Interestingly, I stumbled across a long post on another site where someone suggested that one of my recurring themes is that of “Identity independent of cultural origin” and considering how often I’m writing about vampires who aren’t cool, robots that are trying to be good people, and monster gods who seek NOT to eat the universe, it’s hard to argue against that.  Teri and Phil could’ve explored that issue as well as any other characters I’ve created, and sometimes, I wish I had.

But, hey, there’s always next book, right?


When are you going to write a kaju book?

It’s on the To Do List.

Although, given my druthers, I’d prefer to create a kaiju animated TV show or movie.  I have an original character I draw regularly that is a giant duck monster.  Think of him as living in that strange universe where Godzilla and Duck Tales intersect.  I have a lot of the framework in place, characters, stories, etc.  It’s just a matter of finding someone interested enough to pursue the project.

But I’m sure a book will be in the works some day soon.  Stay tuned.


So the A. Leegion was disbanded? but I was up to Major General in my head!

Rest assured, the A.Leegion remains.  The ALM Action Force isn’t a replacement for the A.Leegion.  It’s merely another name for it.  Officially (as decided by me just this moment, but it’s my idea so I get to decide what’s official or not), every member of the ALM Action Force is an A.Leegionaire.  So feel free to use this knowledge as you see fit.

That’s it for this week’s Q&A.  Hope you found it as enlightening as I did.

Catch you next time, Action Force.

Fighting the good fight, Writing the good write,


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  1. Posted May 10, 2013 at 4:50 pm | Permalink

    Maybe there’s something wrong with me, but when Teri and Phil’s race was first mentioned, I wondered if that meant there was an exciting race scene, with cars or hot air balloons, maybe, that was left out of the book.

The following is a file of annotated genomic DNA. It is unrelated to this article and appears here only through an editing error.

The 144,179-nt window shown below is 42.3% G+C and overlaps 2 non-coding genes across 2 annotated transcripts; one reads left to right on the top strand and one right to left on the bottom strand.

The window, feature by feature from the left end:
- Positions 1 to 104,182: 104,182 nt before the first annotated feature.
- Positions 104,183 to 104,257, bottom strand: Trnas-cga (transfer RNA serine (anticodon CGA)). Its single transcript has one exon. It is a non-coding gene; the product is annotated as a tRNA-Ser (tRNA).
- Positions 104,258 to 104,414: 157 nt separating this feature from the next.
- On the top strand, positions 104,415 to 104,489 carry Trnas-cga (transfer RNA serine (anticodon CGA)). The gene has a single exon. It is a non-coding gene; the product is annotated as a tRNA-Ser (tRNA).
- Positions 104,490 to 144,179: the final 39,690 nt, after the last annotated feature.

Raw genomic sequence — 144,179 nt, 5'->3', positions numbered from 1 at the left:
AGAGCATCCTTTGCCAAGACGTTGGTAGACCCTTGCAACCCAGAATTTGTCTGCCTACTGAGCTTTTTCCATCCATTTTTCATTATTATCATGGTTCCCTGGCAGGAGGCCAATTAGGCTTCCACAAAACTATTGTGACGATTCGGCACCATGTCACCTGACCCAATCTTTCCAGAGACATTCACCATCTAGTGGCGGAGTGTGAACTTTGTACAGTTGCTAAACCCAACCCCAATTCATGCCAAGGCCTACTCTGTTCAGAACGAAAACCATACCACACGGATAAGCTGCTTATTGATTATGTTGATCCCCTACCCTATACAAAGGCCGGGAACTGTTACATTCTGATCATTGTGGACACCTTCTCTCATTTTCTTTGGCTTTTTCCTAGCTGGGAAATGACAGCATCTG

• A. Lee Martinez
      Posted May 10, 2013 at 5:06 pm | Permalink

      Well, there was a big cross country event, an homage to Hanna Barbera’s Wacky Racers series. Hades and Loki were the Dick Dastardly and Muttley analogues, respectively, and Persephone was cast as Penelope Pitstop. But it just ended up dragging the story in the wrong direction so I filed it away for another day.

      Seriously, I will now write a Wacky Racers / mythological gods story one day.

      Who says ideas are hard to come by?

  2. Charlie
    Posted May 10, 2013 at 5:55 pm | Permalink

    I actually loved how subtle you were about the race of the Knight in A Nameless Witch. I re-read the passage to be certain I had interpreted that correctly and thought “Well done, fist bump to Martinez, not every white knight needs to be a white knight.”

    • A. Lee Martinez
      Posted May 11, 2013 at 3:46 am | Permalink

      Thanks. That was a case where I wanted very deliberately to inject a much needed change in that stereotype. One of my prouder moments as a writer. Glad you appreciated it.

  3. Posted May 11, 2013 at 11:12 am | Permalink

    I appreciate your answer to the first question. I enjoy characters with some degree of selflessness, like, say, Avatar Aang (who is still flawed and human and all that, but does at least try to be the hero).

    This is why the games I’ve replayed the most over the years is the Quest for Glory series by Lori and Corey Cole. Heroism for its own sake is a major theme of the games. It’s something I want to explore in my own work because I feel strongly that it would behoove each of us to think of ourselves as not just individuals, put part of a greater society.